Research

Characterizing the Microbiome of Dysbiosis

Disturbances of the intestinal microorganisms can compromise the health of the host. Persistent imbalanced states that lead to disease are referred to as dysbioses. Several patterns of dysbiosis have been associated with particular diseases. However, we are still a long way from being able to definitely conclude that certain patterns of bacteria are always (or often) associated with a particular condition. Our research focus is to characterize these patterns from a variety of diseases to understand which features might be mechanistically linked to a particular pathology.

Human Microbiota Associated Mouse Model

Humanized mouse modelMicrobiology has historically been linked to clinical outcomes through the germ theory of disease and Koch's postulates, where pathogenic microorganisms can be identified, cultured, and tested to confirm their roles in communicable diseases. However, the recent attention to microbiome research primarily concerns the association of gut bacteria with non-communicable diseases like obesity, inflammatory bowel diseases, and cancers. This creates a need for a new model to confirm and test the role of microbial communities, many of the members of which cannot be cultured and have uncharacterized physiology. Our group is attempting to address this need using a human microbiota associated mouse model. This model allows engraftment of human intestinal microbiota at similar levels to that in germ-free mice and provides a novel platform to test host-microbe interactions in a translational animal model.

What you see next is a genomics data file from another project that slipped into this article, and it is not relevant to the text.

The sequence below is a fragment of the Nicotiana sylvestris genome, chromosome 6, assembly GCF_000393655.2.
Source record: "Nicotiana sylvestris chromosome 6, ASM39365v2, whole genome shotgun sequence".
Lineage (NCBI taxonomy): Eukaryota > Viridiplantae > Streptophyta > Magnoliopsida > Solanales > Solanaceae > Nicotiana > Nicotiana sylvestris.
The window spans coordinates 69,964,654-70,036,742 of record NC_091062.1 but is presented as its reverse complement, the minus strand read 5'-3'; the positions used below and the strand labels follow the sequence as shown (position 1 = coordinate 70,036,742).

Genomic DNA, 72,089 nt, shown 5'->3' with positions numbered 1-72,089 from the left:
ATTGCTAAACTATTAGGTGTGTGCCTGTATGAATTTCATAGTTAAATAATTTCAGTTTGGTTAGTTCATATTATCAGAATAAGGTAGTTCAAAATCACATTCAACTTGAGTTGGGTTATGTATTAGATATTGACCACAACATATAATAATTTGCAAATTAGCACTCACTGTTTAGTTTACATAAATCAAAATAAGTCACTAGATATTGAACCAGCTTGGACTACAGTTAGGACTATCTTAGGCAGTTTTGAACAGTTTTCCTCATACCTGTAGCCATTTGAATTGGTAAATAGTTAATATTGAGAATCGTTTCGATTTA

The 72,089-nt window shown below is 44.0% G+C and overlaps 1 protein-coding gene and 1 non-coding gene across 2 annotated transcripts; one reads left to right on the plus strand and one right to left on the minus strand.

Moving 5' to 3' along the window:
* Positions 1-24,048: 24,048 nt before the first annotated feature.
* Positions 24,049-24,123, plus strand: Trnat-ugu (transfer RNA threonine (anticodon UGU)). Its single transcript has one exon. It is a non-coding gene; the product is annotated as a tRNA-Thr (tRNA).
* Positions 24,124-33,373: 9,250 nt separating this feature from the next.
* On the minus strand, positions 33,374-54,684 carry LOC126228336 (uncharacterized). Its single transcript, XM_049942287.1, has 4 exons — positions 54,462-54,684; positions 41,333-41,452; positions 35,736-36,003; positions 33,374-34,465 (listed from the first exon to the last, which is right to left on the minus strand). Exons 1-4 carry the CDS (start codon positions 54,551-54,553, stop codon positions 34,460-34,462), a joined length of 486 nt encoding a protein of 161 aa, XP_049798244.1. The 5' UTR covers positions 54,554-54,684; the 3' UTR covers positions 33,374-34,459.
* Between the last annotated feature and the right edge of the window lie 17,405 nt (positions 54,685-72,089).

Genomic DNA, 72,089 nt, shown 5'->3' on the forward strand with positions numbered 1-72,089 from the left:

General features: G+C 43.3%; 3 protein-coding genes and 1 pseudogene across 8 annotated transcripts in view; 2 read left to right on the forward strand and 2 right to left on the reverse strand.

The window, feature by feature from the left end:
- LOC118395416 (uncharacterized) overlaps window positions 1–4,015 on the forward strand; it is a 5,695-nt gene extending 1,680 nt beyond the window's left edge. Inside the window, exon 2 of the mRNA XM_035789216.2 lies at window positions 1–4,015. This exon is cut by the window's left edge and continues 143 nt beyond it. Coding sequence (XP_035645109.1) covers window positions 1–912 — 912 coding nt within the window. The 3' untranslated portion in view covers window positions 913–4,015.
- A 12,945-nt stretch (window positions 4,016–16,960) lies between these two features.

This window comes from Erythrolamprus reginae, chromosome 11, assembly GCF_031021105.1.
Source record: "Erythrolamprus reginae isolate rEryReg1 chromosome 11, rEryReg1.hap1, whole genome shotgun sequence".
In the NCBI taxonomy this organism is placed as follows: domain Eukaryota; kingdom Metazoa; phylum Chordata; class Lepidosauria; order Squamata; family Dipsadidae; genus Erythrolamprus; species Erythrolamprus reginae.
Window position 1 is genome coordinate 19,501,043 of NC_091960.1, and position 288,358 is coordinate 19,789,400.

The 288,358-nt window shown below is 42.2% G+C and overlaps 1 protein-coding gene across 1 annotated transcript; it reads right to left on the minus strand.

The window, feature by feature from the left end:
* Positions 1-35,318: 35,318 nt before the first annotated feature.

Research Projects

We collaborate with a wide variety of highly motivated physician scientists, and our on-going research projects include:

The Microbiome and Obesity

  • Characterizing a continuum of dysbiotic states associated with obesity
  • Determining causal mechanisms of the microbiota using human microbiota-associated mouse model

The Microbiome in Cancer

  • Using human microbiota-associated mouse models to understand tumor-microbiome interactions
  • Evaluating how treatments for acute leukemia and stem cell transplantation disrupt the microbiome and compromise the intestinal barrier

Fecal Microbiota Transplantation

  • Optimizing encapsulated fecal microbiota preparations to treat:
    • Recurrent Clostridium difficile infections
    • Inflammatory bowel diseases
    • Obesity

 

Recent Publications

  • Rashidi A, Maeser D, Kaiser T, Ebadi M, Rehman TU, Holtan SG, Weisdorf DJ, Khoruts A, Staley C. 2020. British Journal of Haematology. Microbiome swings with repeated insults. doi:10.1111/bjh.16509
  • Rashidi A, Herman A, Staley C, Blazer BR, Weisdorf DJ. 2019. British Journal of Haematology. An alpha-defensin gene single nucleotide polymorphism modulates the gut microbiota and may alter the risk of acute graft-versus-host disease. doi:10.1111/bjh.16458
  • Rashidi A, Kaiser T, Graizer C, Holtan SG, Rehman TU, Weisdorf DJ, Dunny G, Khoruts A, Staley C. 2019. Cancer. Gut dysbiosis during anti-leukemia chemotherapy versus allogeneic hematopoietic cell transplantation. in press
  • Rashidi A, Zhigang G, Kaiser T, Manias DA, Holtan SG, Rehman TU, Weisdorf DJ, Khoruts A, Dunny GA, Staley C. 2019. PloS One. Vancomycin-resistance gene cluster, vanC, in the gut microbiome of acute leukemia patients undergoing intensive chemotherapy. 14(10), e0223890 doi:10.1371/journal.pone.0223890
  • Staley C, Kaiser T, Vaughn BP, Graizig C, Hamilton MJ, Kabage AJ, Khoruts A, Sadowsky MJ. 2019. mBIO. Durable long-term bacterial engraftment following encapsulated fecal microbiota transplantation to treat Clostridium difficile. 10(4), e01586-19 doi:10.1128/mBio.01586-19
  • Rashidi A, Kaiser T, Graizer C, Holtan SG, Rehman TU, Weisdorf DJ, Khoruts A, Staley C. 2019. Leukemia. Specific gut microbiota changes heralding bloodstream infection and neutropenic fever during intensive chemotherapy. doi:10.1038/s41375-019-0547-0